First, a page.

A Cure For Diabetes: Profit Over Principle?

I was just reading a new blog post from my Twitter friend, Rachel, called, “Would they dare?“. In her post, she poses the question, “Would pharmaceutical companies even allow a cure for diabetes?”. That struck a nerve with me as I have been secretly thinking that exact same thought..but I couldn’t bring myself to say it out loud.

When I was diagnosed with type 2 diabetes a couple of weeks ago, my doctor (his assistant, actually), announced that I had “full blown” diabetes (whatever *that*means), handed me a stack of brochures to look through, a bag of free samples of Avandanet from GlaxoSmithKline, and sent me on my way. She told me she’d schedule an appointment with me in three weeks to teach me how to test my glucose levels. Wham bam thank you ma’am…in and out of the doctor’s office in 20 minutes flat. It was like moving through a fast-food line.

I was in shock, of course, and even though she asked me if I had any questions, I had none. I didn’t know what I didn’t know, and so I didn’t know what to even ask.

Determined to learn everything I could about diabetes, I picked up a book by Julian Whitaker called, “Reversing Diabetes” and read it cover-to-cover over a couple of days. Then I picked up a book called, “Dr. Neal Barnard’s Program for Reversing Diabetes”. I mentioned on Twitter that I was reading these books and quickly received a cold “There is no cure for Diabetes.” response.

While neither of the authors mentioned above suggest a conspiracy involving the pharmaceutical companies, I couldn’t help but ask myself a lot of “why?” questions as I learned more about type-2 diabetes.

Why, for example, did my doctor just hand me a bunch of pills without mentioning that many studies have shown that type 2 diabetes can be reversed to the point of being un-diagnosable with the right food and exercise alone? Why didn’t she even bother explain to me the differences between type 1 and type 2 diabetes? Or what rosiglitazone and metformin will do to me now that I am watching what I eat (I had never experienced a “low” in my life before taking these drugs.)? Why do so many people fail while following the ADA diet recommendations? And why does it take 3 months to get an appointment with a nutritionist? I felt like I just received a death sentence, and yet no one seemed to exhibit any huge sense of urgency regarding my diagnosis. Business as usual. “Next!”.

Perhaps doctors have no faith that people can actually take care of themselves through diet and exercise and that the drugs are the only guarantee to minimize the damage.  I have to admit, though, it did cross my mind that doctors’ attitudes are strongly influenced by the pharmaceutical companies. I have a friend who was a big pharma rep and she told me stories of buying the entire office lunch once a week just so she could get face-time with the doctors to push her company’s products. And that made me think of the millions and millions of dollars that the pharmaceutical companies would stand to lose if there actually were a cure for diabetes. It’s much more profitable for them to control the symptoms of the disease than to cure the disease itself. And it’s easier for the doctor as well…it takes a lot less effort to prescribe a pill than it does to explain alternate ways to save your own life.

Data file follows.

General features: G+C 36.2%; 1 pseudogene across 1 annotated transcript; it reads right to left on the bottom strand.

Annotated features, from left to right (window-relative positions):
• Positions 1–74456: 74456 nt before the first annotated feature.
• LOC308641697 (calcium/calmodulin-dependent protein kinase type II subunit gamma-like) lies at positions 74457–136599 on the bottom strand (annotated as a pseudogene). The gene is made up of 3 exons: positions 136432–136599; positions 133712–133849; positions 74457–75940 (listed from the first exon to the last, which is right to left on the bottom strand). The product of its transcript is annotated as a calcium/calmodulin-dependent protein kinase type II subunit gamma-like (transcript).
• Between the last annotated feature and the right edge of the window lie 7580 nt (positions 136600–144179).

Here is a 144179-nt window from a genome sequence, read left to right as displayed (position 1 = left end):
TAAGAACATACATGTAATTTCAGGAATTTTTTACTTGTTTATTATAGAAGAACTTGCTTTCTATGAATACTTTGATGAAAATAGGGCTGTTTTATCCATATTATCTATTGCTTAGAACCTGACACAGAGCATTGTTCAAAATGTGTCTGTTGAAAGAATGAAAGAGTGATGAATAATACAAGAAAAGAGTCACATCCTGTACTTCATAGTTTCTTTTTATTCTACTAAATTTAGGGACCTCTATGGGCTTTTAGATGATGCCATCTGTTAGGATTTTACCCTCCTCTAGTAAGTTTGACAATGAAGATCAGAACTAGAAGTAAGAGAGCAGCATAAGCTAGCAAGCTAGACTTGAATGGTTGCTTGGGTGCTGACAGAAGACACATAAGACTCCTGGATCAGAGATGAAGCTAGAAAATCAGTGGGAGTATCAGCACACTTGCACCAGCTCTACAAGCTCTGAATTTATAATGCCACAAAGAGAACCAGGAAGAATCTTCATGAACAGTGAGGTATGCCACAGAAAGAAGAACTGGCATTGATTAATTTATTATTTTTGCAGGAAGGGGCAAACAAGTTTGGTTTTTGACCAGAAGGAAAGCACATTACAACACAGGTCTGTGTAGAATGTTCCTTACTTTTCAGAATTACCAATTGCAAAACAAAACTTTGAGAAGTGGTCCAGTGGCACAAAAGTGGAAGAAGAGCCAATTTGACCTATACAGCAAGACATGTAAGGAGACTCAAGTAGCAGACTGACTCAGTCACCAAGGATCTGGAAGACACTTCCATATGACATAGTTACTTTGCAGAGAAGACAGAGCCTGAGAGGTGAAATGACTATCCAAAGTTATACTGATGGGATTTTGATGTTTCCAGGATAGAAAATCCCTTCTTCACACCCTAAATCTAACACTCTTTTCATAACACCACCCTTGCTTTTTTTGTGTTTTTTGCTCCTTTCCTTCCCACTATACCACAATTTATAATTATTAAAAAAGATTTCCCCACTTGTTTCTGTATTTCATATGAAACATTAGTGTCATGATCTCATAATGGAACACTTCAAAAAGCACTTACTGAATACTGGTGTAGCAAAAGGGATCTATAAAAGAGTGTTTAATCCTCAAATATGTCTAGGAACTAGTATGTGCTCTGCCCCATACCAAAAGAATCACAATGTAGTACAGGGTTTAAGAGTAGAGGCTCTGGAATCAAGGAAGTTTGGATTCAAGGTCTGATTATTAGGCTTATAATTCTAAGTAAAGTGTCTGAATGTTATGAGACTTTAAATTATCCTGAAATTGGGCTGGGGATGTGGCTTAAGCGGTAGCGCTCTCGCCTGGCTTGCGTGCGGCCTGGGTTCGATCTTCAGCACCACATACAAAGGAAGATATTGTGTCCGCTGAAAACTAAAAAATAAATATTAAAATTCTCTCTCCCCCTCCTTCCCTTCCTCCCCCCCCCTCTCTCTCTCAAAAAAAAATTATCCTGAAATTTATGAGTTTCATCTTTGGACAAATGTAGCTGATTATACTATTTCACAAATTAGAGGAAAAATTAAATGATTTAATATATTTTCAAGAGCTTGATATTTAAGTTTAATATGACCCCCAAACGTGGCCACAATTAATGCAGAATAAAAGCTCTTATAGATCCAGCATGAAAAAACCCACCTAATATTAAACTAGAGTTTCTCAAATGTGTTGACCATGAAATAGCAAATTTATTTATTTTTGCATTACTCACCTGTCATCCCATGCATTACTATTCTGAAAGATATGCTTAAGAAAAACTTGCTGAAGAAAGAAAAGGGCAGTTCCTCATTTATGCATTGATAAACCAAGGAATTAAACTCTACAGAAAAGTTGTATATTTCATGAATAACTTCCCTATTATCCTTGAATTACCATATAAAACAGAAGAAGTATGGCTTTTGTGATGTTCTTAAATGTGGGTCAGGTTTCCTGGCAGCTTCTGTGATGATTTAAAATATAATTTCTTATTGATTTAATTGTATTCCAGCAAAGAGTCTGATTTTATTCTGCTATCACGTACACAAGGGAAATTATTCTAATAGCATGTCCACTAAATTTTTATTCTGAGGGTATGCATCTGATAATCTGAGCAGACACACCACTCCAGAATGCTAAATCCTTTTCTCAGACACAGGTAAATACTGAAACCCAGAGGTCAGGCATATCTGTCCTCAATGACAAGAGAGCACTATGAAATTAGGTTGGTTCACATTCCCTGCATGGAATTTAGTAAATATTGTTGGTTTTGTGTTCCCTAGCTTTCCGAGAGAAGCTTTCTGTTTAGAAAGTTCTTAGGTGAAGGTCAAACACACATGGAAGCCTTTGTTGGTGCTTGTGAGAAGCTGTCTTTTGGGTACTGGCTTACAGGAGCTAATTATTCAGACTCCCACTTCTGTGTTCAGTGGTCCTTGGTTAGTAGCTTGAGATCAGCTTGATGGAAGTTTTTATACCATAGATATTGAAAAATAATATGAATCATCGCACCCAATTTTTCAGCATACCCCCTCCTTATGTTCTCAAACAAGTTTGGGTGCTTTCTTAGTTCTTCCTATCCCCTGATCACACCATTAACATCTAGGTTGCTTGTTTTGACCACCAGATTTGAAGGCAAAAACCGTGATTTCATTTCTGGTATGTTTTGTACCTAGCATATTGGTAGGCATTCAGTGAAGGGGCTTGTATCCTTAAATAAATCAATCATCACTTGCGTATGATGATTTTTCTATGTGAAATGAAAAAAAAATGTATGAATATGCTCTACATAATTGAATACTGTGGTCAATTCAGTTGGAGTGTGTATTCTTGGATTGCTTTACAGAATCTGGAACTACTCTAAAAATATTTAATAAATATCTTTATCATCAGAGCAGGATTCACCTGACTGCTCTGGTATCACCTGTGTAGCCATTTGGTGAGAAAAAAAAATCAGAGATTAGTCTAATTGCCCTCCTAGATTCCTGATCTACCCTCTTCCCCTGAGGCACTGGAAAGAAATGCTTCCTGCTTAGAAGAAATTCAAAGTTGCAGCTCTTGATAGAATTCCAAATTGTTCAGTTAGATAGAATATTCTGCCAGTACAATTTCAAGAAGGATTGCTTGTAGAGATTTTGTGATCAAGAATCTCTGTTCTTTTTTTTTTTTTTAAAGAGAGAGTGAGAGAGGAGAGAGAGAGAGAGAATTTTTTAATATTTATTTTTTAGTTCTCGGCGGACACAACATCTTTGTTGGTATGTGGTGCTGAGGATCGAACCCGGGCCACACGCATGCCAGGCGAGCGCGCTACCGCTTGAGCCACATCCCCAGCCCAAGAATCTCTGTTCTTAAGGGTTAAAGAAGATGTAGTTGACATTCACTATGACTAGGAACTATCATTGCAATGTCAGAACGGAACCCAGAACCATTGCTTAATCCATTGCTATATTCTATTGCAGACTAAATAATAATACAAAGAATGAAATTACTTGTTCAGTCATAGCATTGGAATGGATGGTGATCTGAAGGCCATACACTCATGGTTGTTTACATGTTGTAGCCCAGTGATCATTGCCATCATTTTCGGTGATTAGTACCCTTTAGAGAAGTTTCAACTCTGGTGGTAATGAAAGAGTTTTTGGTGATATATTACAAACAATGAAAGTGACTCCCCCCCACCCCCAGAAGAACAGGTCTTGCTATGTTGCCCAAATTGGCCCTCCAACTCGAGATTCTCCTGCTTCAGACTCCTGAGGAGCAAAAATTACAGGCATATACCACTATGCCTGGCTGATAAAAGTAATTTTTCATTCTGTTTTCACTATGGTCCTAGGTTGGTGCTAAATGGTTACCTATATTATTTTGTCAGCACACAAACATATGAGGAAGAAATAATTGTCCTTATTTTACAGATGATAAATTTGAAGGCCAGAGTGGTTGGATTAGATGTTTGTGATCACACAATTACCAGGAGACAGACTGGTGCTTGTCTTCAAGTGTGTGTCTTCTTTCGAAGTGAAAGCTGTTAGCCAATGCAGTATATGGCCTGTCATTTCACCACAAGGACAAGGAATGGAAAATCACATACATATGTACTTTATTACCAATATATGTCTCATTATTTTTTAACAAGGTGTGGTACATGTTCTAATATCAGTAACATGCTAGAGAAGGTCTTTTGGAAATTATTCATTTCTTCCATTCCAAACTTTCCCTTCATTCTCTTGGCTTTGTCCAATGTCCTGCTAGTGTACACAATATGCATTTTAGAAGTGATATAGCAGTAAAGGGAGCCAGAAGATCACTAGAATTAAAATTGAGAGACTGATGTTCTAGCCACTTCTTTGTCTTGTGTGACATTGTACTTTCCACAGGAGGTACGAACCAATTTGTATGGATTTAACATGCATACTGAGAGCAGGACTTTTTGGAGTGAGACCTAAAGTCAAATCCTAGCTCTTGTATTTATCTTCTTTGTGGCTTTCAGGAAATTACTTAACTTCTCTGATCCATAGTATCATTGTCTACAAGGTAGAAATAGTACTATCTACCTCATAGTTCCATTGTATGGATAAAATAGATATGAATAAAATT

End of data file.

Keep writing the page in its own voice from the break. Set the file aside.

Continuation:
It begs the question: Are doctors and pharmaceutical companies in a parasitic and symbiotic relationship because it is mutually beneficial for both parties?

Me, I’ve decided to try and attack the problem, rather than the symptoms. Even though I’m taking my metformin as I’m told, I’m holding out hope that I can reverse my type 2 diabetes someday with diet alone. I’m still learning about diabetes, and I may just be naive…but I think those damaged cells can be fixed, permanently, and not with just an expensive magic pill.

1 reply
  1. Doug
    Doug says:

    watsup,

    I have never commented on a blog or web post, but this caught my attention. I was diagnosed with diabetes (type 1) when I was twelve. Type 1 diabetics don’t produce insulin at all, which requires us to take insulin injections 6-10 times a day.The treatment for this disease is very expensive and very messy (lots of bloody alcohol swabs and used needles). As it goes, I am 21 now and recently have been told that I have signs of protein in my urine, which Is an early sign of kidney failure. When I was told this my the doctors were so aloof. Almost to the point where I was convinced it wasn’t a big deal, that is until I did my own research. I was prescribed an ACE inhibitor (magic pill) and sent on my way. I am just writing to let you know that I agree with your post. My body is failing me, right before my eyes and without tons of costly medications, test strips, etc. I wouldn’t make it into next week. Our suffering is just a profit and it is about time for a change. It is people like you and me who can make a difference in this bs, we just have to take the first step.

    Reply

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